This Breed Profile is proudly brought to you by The Livestock Conservancy!
In 1934 white eggs brought premium prices at market because it was believed that white eggs had a finer, more delicate flavor. At that time most of America’s eggs were produced on small farms all across the country, and small farmers preferred dual-purpose chickens as these provide a source of meat as well as eggs. Since dual-purpose chicken breeds tend to lay brown eggs, and white egg-laying breeds available at the time were light-weight and not well fleshed, this prompted Rutgers Breeding Farms to set about producing a dual-purpose breed that would lay white eggs – resulting in the Holland.
Hollands have earned a good reputation as being ideally suited to farm conditions. They are good foragers with calm temperaments. The breed is fairly cold tolerant, though during periods of extreme cold the males may suffer some frostbite to their single combs. The hens can become broody and will sometimes raise their own offspring. Hollands also tend to have a slow to moderate growth rate. But this fact must be weighed against their ability to rustle a significant portion of their own food.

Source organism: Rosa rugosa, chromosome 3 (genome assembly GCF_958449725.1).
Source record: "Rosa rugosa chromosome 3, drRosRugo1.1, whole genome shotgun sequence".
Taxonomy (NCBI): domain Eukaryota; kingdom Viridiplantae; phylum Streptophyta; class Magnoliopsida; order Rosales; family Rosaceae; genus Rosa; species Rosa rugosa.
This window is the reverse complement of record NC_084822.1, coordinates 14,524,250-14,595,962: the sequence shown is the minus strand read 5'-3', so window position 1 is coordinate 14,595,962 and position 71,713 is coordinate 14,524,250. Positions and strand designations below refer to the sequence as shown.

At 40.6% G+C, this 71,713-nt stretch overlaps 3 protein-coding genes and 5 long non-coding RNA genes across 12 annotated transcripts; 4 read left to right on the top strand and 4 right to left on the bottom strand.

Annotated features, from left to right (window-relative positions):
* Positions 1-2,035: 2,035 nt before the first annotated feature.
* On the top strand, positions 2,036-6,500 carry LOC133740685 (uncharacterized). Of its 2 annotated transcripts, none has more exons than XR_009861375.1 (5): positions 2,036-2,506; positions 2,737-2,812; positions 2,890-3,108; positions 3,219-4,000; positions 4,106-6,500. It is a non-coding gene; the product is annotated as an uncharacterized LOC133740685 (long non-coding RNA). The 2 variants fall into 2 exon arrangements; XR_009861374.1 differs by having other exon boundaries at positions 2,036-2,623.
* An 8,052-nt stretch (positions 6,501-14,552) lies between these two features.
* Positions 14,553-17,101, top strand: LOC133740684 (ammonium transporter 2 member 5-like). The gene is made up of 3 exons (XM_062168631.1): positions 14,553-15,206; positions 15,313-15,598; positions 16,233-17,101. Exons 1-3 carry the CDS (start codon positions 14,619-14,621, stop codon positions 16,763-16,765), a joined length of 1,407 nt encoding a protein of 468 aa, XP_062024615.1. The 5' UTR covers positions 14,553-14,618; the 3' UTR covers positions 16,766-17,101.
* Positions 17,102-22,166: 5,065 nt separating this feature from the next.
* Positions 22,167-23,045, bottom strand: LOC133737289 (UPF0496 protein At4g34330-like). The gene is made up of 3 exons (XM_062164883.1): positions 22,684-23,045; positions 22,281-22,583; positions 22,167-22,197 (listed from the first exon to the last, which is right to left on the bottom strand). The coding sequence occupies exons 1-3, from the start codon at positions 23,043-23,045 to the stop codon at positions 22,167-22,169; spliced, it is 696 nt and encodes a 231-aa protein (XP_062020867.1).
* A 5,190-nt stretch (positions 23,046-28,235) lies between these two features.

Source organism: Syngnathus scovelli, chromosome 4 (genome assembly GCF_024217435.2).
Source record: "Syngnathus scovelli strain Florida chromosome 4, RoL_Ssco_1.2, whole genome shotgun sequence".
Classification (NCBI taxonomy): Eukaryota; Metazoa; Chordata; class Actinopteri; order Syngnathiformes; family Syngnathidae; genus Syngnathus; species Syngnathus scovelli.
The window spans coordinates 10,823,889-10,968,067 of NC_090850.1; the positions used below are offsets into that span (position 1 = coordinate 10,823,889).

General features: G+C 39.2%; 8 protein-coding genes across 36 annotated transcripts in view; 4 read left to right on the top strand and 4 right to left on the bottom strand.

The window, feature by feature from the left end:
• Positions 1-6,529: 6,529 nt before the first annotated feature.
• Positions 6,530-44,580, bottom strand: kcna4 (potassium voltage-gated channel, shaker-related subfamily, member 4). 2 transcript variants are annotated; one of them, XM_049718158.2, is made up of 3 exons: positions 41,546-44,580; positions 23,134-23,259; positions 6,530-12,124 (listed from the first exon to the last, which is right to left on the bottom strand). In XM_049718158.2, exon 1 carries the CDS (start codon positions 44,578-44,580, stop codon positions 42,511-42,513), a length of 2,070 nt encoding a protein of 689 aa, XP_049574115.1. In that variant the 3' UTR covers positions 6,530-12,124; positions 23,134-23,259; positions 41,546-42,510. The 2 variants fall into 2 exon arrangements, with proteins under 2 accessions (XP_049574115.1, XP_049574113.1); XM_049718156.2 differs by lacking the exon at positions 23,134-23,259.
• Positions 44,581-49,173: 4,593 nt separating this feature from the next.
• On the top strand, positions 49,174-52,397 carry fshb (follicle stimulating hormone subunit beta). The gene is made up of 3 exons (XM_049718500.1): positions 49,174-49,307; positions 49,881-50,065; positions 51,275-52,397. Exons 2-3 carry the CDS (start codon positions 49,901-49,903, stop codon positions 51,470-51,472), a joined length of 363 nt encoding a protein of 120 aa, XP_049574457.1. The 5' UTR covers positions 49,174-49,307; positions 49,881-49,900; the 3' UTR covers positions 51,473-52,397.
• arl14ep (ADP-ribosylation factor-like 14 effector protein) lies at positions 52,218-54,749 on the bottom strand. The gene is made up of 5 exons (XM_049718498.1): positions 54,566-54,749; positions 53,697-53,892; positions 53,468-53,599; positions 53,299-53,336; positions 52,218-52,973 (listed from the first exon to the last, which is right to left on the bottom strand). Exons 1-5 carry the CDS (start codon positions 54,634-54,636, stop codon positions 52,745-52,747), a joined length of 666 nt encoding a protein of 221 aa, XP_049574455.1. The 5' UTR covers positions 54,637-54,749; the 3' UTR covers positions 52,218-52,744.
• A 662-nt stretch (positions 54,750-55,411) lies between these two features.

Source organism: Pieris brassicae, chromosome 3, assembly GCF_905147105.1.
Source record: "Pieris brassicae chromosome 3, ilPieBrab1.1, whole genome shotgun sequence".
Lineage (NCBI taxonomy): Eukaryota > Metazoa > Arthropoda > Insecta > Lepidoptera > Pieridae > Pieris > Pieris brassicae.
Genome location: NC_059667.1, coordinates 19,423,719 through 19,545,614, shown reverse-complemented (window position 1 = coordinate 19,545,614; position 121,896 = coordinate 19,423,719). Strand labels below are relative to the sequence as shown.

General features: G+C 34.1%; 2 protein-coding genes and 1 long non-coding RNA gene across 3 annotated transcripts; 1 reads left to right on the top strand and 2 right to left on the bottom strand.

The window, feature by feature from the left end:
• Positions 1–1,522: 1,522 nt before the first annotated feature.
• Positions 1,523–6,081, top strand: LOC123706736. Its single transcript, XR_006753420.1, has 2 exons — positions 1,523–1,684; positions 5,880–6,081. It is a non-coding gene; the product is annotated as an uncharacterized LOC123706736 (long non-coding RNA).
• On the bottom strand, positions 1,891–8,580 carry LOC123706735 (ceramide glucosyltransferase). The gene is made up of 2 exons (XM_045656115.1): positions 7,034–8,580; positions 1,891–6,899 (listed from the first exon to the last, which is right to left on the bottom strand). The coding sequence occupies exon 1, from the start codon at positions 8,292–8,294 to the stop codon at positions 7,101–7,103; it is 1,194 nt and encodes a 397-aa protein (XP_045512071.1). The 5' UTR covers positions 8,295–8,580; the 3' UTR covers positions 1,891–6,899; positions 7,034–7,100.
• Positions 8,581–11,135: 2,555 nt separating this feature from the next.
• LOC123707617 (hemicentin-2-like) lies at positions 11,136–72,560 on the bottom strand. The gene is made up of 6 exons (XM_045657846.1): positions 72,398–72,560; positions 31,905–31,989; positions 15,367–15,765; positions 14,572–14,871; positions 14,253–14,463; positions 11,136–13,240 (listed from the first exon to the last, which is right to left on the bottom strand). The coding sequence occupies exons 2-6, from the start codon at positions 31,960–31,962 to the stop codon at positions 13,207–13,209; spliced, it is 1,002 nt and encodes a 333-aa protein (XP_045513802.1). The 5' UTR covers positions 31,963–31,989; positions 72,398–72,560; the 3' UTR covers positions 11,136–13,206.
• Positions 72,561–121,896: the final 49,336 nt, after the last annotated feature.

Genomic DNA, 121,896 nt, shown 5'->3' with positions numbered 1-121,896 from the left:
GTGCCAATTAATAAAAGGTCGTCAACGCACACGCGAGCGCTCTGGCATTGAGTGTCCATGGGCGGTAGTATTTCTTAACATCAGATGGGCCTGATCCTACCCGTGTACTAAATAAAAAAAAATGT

While the Holland has never enjoyed widespread popularity, it is an excellent choice for homesteaders or use on small acreages. These chickens have yellow skin and legs, so will produce a carcass with the skin color most Americans favor. The Holland will produce plenty of medium-large white eggs, and one can enjoy the fact that they are helping to conserve what is likely the rarest, living breed of American chicken.
For a more in-depth look at the Holland Chicken, who breeds them, and other excellent breed profiles please visit: The Livestock Conservancy